There are two kinds of gardeners when it comes to self-sowing perennials: Lady Plant Hoarder, who says “Bring it on!,” and Mr. Garden Curmudgeon, who simply doesn’t understand why anyone would set themselves up for the work of managing all those lusty, willing plant volunteers. As a maximalist, I believe more is more and, therefore, encourage my plants to go for it. Free plants are free plants, after all.
I first became interested in these happy runaways when I had a very large space to fill and very little money to fill it with. The designer in me liked the idea of not only filling a large space inexpensively but also having large swaths of color. But in my big garden experiment, I started off with some thuggy self-sowers and ended up pulling out plants like common valerian (Valeriana officinalis, USDA Hardiness Zones 4–9) over and over again for many years. It was garden purgatory.
I’ve since fine-tuned my list of favorite self-sowers to those that not only look gorgeous but also play nicely with others. As these plants have seeded themselves around my garden, they’ve created combos that I would never have thought of myself. I think that this group of ten has enough style and charm to justify having more than one—or even more than six—of each!
Blackberry lily keeps the show going into fall
Name: Belamcanda chinensis
|I cannot see this plant in bloom without singing its common name to the tune of Santana’s “Black Magic Woman.” Blackberry lily has strappy, irislike foliage and exotic leopard-spotted orange flowers that bloom in late summer. As a bonus, its clusters of shiny black seeds give you something nice to look at in winter. Blackberry lily’s seedlings look just like their parents but a whole lot smaller. If you pair it with ‘Isla Gold’ tansy (Tanacetum vulgare ‘Isla Gold’, Zones 4–8), the temperature in your garden will raise by several degrees.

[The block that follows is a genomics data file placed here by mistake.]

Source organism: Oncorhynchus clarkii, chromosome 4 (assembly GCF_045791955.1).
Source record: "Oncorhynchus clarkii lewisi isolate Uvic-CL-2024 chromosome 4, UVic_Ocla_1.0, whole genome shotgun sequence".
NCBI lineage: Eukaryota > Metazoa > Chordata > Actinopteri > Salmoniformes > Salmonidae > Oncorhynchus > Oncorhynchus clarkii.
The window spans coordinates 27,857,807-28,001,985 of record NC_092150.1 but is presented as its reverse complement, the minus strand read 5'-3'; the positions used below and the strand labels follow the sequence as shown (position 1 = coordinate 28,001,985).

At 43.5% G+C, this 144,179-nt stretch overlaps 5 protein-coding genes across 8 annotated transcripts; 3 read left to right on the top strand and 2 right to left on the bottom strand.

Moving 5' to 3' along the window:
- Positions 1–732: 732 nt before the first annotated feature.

Size: Up to 3 feet tall and 1 foot wide
Conditions: Full sun; average, well-drained soil
‘Lodden Royalist’ blue bugloss replaces itself
Name: Anchusa azurea ‘Lodden Royalist’
|A good blue is hard to find. There are, luckily, a few that are dependable self-sowers. ‘Lodden Royalist’ blue bugloss is known for being short-lived, but if you find the right place for it—where it’s happy enough to seed itself reliably—you’ll hardly notice because new plants will take the place of those that disappear. This butterfly-bait plant benefits from a disciplinary haircut from time to time. Whenever it’s looking a little rough around the edges, just mow it down to 1 to 2 inches tall. But make sure you stop cutting it back by the Fourth of July so that you don’t miss out on its late-season flowers and the resulting seeds. This is one of those plants where I almost always pull out the seedlings by mistake because they don’t look like anything special. It’s tricky, so stay focused when thinning.
Size: Up to 3 feet tall and 2 feet wide
Conditions: Full sun to partial shade; moist, well-drained soil
Common rue is a treat for the eyes and the nose
Name: Ruta graveolens